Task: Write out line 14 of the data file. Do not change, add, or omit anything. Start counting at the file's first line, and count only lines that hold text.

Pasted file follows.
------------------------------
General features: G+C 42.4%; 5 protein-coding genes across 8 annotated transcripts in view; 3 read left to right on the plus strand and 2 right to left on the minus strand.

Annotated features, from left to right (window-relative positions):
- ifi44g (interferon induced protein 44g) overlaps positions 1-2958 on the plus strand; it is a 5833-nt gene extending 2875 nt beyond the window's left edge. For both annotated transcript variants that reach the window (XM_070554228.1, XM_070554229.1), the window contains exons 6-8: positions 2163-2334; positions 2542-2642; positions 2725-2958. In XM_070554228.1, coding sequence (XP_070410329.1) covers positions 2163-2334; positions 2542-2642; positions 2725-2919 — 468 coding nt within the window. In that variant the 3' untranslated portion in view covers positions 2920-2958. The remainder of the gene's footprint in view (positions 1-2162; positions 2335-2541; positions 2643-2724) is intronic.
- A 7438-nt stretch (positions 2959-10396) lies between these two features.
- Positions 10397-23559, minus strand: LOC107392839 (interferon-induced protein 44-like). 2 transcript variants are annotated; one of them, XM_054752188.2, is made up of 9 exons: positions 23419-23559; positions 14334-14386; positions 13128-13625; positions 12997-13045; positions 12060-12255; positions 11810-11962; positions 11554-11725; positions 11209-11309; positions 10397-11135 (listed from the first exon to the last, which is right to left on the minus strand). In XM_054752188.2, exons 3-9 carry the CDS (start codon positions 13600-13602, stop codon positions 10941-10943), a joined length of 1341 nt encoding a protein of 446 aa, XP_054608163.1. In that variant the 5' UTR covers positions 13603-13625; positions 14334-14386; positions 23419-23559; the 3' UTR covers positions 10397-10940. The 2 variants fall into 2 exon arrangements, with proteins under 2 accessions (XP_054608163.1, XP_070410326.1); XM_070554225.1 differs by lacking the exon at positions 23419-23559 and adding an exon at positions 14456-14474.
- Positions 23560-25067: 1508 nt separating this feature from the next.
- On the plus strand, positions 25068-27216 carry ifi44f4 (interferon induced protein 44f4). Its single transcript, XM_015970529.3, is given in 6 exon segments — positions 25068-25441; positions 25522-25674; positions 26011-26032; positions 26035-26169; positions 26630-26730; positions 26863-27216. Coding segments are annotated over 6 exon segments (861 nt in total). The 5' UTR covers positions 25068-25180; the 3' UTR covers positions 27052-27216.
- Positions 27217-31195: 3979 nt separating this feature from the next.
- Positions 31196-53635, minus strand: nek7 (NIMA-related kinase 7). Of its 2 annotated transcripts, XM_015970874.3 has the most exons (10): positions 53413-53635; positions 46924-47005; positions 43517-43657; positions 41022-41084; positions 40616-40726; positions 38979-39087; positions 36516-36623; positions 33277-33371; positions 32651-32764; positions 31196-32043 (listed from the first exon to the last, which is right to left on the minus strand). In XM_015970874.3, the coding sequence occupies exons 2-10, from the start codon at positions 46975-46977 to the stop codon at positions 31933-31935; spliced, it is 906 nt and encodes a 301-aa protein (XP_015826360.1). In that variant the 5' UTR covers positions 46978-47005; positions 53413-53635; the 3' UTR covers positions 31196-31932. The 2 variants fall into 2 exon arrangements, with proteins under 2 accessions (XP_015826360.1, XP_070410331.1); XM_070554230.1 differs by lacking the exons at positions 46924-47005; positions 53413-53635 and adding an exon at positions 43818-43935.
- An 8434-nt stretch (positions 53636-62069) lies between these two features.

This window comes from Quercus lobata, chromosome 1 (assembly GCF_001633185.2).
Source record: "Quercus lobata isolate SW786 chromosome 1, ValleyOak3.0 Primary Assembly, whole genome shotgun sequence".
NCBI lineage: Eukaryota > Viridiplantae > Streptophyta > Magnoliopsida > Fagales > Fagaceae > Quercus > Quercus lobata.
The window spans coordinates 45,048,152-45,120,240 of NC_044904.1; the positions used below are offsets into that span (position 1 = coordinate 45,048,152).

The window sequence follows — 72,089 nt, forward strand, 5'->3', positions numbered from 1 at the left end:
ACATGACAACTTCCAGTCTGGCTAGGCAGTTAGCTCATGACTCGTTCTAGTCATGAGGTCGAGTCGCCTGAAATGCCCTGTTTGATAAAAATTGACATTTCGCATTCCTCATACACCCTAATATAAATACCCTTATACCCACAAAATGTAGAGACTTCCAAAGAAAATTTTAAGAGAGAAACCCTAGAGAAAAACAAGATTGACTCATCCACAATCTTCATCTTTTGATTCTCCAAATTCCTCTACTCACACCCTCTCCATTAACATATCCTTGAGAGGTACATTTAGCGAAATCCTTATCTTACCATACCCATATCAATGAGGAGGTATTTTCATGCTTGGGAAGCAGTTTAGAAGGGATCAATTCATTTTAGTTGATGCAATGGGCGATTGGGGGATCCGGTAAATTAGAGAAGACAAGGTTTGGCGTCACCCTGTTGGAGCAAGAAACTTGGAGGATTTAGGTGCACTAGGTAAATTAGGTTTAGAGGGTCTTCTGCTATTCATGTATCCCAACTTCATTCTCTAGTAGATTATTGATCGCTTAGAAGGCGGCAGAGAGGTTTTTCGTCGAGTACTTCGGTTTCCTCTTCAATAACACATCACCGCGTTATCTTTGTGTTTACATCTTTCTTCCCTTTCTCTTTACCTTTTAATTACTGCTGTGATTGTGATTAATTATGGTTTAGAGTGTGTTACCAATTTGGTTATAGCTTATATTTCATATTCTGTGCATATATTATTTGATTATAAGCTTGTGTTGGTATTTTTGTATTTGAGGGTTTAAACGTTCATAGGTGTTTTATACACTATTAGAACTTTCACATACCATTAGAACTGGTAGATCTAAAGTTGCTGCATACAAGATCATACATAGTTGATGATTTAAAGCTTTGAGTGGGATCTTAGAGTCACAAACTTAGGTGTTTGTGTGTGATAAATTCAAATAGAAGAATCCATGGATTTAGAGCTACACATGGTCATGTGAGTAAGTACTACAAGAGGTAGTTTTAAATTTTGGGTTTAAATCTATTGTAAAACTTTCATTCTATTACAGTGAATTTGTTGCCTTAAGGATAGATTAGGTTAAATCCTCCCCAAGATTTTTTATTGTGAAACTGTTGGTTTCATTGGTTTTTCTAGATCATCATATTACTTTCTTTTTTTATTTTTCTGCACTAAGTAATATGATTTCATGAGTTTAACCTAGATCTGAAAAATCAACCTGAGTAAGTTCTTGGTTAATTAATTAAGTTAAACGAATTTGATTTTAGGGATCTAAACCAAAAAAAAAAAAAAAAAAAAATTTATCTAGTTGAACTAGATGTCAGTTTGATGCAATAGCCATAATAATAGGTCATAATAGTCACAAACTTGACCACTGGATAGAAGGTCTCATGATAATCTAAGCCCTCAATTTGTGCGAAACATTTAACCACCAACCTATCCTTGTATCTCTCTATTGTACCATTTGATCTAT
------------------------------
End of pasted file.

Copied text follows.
The window spans coordinates 45,048,152-45,120,240 of NC_044904.1; the positions used below are offsets into that span (position 1 = coordinate 45,048,152).